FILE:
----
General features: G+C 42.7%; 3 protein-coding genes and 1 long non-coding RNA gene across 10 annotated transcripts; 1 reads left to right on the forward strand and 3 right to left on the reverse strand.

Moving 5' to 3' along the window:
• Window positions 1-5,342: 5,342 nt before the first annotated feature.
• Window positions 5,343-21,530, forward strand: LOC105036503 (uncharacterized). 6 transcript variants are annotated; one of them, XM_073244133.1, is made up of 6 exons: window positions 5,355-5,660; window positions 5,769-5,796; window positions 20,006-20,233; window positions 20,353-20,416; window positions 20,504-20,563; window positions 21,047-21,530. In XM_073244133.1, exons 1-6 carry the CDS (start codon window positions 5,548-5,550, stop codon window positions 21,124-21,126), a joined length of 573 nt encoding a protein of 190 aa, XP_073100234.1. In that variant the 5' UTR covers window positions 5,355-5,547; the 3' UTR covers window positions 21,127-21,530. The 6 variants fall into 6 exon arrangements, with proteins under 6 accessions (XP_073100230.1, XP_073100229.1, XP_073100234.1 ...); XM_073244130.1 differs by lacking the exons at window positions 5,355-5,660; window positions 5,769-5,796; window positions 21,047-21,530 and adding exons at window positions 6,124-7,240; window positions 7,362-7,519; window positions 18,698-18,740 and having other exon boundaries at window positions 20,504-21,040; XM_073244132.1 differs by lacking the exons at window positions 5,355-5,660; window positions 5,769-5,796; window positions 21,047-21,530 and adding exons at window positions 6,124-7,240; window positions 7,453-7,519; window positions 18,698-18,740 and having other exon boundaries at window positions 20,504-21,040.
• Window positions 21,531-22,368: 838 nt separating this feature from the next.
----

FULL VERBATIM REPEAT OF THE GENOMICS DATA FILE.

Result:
General features: G+C 42.7%; 3 protein-coding genes and 1 long non-coding RNA gene across 10 annotated transcripts; 1 reads left to right on the forward strand and 3 right to left on the reverse strand.

Moving 5' to 3' along the window:
• Window positions 1-5,342: 5,342 nt before the first annotated feature.
• Window positions 5,343-21,530, forward strand: LOC105036503 (uncharacterized). 6 transcript variants are annotated; one of them, XM_073244133.1, is made up of 6 exons: window positions 5,355-5,660; window positions 5,769-5,796; window positions 20,006-20,233; window positions 20,353-20,416; window positions 20,504-20,563; window positions 21,047-21,530. In XM_073244133.1, exons 1-6 carry the CDS (start codon window positions 5,548-5,550, stop codon window positions 21,124-21,126), a joined length of 573 nt encoding a protein of 190 aa, XP_073100234.1. In that variant the 5' UTR covers window positions 5,355-5,547; the 3' UTR covers window positions 21,127-21,530. The 6 variants fall into 6 exon arrangements, with proteins under 6 accessions (XP_073100230.1, XP_073100229.1, XP_073100234.1 ...); XM_073244130.1 differs by lacking the exons at window positions 5,355-5,660; window positions 5,769-5,796; window positions 21,047-21,530 and adding exons at window positions 6,124-7,240; window positions 7,362-7,519; window positions 18,698-18,740 and having other exon boundaries at window positions 20,504-21,040; XM_073244132.1 differs by lacking the exons at window positions 5,355-5,660; window positions 5,769-5,796; window positions 21,047-21,530 and adding exons at window positions 6,124-7,240; window positions 7,453-7,519; window positions 18,698-18,740 and having other exon boundaries at window positions 20,504-21,040.
• Window positions 21,531-22,368: 838 nt separating this feature from the next.